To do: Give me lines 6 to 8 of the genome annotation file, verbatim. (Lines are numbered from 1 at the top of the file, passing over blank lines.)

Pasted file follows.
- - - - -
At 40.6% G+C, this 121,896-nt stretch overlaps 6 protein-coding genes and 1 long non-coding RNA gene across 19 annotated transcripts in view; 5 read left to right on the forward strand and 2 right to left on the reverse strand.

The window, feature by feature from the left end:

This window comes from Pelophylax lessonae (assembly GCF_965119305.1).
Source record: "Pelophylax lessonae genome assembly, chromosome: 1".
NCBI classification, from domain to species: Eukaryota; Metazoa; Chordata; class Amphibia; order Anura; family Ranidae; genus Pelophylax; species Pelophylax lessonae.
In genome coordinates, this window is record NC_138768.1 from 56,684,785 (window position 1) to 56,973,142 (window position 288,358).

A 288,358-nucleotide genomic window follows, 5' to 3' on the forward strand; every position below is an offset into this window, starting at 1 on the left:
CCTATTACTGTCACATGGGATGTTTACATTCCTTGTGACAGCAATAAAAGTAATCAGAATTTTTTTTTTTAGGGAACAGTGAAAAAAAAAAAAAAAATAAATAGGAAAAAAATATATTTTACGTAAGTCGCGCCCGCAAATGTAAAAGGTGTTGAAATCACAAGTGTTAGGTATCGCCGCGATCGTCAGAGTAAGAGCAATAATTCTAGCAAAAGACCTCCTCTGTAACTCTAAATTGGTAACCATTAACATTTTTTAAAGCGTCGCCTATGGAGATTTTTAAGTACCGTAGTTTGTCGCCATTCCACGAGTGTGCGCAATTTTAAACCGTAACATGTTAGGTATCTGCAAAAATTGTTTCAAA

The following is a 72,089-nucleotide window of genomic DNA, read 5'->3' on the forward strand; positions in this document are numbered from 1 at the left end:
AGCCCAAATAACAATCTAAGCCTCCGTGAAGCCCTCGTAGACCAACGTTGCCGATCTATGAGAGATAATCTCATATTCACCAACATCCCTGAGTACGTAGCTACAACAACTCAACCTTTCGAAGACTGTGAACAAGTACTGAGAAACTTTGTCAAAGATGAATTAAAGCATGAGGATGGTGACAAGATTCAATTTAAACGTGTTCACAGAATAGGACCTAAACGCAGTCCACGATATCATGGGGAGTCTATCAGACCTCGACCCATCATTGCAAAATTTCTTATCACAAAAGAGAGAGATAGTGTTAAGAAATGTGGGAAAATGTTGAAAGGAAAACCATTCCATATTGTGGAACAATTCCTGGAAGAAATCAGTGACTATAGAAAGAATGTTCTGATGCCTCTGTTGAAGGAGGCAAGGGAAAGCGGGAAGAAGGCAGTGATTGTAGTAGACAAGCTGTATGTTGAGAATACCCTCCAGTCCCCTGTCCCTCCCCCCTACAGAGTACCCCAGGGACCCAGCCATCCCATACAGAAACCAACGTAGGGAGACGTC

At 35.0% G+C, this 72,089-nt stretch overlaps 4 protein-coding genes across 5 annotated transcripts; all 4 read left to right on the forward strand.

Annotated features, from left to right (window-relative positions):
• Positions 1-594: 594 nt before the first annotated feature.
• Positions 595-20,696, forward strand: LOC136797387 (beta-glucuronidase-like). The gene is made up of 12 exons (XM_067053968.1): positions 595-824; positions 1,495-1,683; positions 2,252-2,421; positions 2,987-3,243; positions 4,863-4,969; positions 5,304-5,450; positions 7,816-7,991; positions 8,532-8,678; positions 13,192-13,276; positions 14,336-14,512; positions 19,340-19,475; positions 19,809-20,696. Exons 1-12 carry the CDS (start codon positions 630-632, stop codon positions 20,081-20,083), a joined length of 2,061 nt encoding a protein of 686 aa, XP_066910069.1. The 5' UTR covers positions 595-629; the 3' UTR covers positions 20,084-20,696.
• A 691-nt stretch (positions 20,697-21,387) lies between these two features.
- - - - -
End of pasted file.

In genome coordinates, this window is record NC_138768.1 from 56,684,785 (window position 1) to 56,973,142 (window position 288,358).

A 288,358-nucleotide genomic window follows, 5' to 3' on the forward strand; every position below is an offset into this window, starting at 1 on the left:
CCTATTACTGTCACATGGGATGTTTACATTCCTTGTGACAGCAATAAAAGTAATCAGAATTTTTTTTTTTAGGGAACAGTGAAAAAAAAAAAAAAAATAAATAGGAAAAAAATATATTTTACGTAAGTCGCGCCCGCAAATGTAAAAGGTGTTGAAATCACAAGTGTTAGGTATCGCCGCGATCGTCAGAGTAAGAGCAATAATTCTAGCAAAAGACCTCCTCTGTAACTCTAAATTGGTAACCATTAACATTTTTTAAAGCGTCGCCTATGGAGATTTTTAAGTACCGTAGTTTGTCGCCATTCCACGAGTGTGCGCAATTTTAAACCGTAACATGTTAGGTATCTGCAAAAATTGTTTCAAA